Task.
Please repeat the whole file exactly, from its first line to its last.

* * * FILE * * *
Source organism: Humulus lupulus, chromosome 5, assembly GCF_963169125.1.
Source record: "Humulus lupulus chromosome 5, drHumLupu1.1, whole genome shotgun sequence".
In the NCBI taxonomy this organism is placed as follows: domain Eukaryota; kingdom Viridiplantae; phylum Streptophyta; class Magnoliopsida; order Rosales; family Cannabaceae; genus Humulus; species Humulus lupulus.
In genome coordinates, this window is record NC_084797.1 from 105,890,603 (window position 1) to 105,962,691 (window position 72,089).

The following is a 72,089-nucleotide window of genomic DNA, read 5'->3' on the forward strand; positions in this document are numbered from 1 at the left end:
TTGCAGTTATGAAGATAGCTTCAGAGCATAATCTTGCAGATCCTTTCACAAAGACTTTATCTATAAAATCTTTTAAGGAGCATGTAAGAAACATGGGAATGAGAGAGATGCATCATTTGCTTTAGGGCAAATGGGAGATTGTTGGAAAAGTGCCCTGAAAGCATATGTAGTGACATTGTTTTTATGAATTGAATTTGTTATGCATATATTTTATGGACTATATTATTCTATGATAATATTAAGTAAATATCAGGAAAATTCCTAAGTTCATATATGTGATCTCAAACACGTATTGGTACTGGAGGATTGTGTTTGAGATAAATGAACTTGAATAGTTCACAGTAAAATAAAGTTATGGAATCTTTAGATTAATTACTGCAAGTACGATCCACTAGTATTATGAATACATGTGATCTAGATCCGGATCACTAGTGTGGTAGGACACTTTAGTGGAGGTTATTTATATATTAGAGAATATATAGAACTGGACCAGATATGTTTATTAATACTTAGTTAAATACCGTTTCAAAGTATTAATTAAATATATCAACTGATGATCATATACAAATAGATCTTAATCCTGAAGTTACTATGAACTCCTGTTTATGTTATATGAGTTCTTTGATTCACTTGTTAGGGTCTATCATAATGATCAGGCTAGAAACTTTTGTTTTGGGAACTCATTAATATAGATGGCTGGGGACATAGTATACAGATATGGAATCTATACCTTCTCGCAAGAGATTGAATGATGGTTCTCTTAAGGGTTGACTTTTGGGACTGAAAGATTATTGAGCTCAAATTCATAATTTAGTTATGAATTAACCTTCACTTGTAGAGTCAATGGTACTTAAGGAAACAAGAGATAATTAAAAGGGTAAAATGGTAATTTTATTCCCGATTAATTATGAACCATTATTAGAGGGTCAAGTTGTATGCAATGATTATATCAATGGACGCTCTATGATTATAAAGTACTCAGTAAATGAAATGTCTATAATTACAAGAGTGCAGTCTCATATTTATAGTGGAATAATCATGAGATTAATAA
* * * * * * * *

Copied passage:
Source organism: Humulus lupulus, chromosome 5, assembly GCF_963169125.1.
Source record: "Humulus lupulus chromosome 5, drHumLupu1.1, whole genome shotgun sequence".
In the NCBI taxonomy this organism is placed as follows: domain Eukaryota; kingdom Viridiplantae; phylum Streptophyta; class Magnoliopsida; order Rosales; family Cannabaceae; genus Humulus; species Humulus lupulus.
In genome coordinates, this window is record NC_084797.1 from 105,890,603 (window position 1) to 105,962,691 (window position 72,089).

The following is a 72,089-nucleotide window of genomic DNA, read 5'->3' on the forward strand; positions in this document are numbered from 1 at the left end:
TTGCAGTTATGAAGATAGCTTCAGAGCATAATCTTGCAGATCCTTTCACAAAGACTTTATCTATAAAATCTTTTAAGGAGCATGTAAGAAACATGGGAATGAGAGAGATGCATCATTTGCTTTAGGGCAAATGGGAGATTGTTGGAAAAGTGCCCTGAAAGCATATGTAGTGACATTGTTTTTATGAATTGAATTTGTTATGCATATATTTTATGGACTATATTATTCTATGATAATATTAAGTAAATATCAGGAAAATTCCTAAGTTCATATATGTGATCTCAAACACGTATTGGTACTGGAGGATTGTGTTTGAGATAAATGAACTTGAATAGTTCACAGTAAAATAAAGTTATGGAATCTTTAGATTAATTACTGCAAGTACGATCCACTAGTATTATGAATACATGTGATCTAGATCCGGATCACTAGTGTGGTAGGACACTTTAGTGGAGGTTATTTATATATTAGAGAATATATAGAACTGGACCAGATATGTTTATTAATACTTAGTTAAATACCGTTTCAAAGTATTAATTAAATATATCAACTGATGATCATATACAAATAGATCTTAATCCTGAAGTTACTATGAACTCCTGTTTATGTTATATGAGTTCTTTGATTCACTTGTTAGGGTCTATCATAATGATCAGGCTAGAAACTTTTGTTTTGGGAACTCATTAATATAGATGGCTGGGGACATAGTATACAGATATGGAATCTATACCTTCTCGCAAGAGATTGAATGATGGTTCTCTTAAGGGTTGACTTTTGGGACTGAAAGATTATTGAGCTCAAATTCATAATTTAGTTATGAATTAACCTTCACTTGTAGAGTCAATGGTACTTAAGGAAACAAGAGATAATTAAAAGGGTAAAATGGTAATTTTATTCCCGATTAATTATGAACCATTATTAGAGGGTCAAGTTGTATGCAATGATTATATCAATGGACGCTCTATGATTATAAAGTACTCAGTAAATGAAATGTCTATAATTACAAGAGTGCAGTCTCATATTTATAGTGGAATAATCATGAGATTAATAA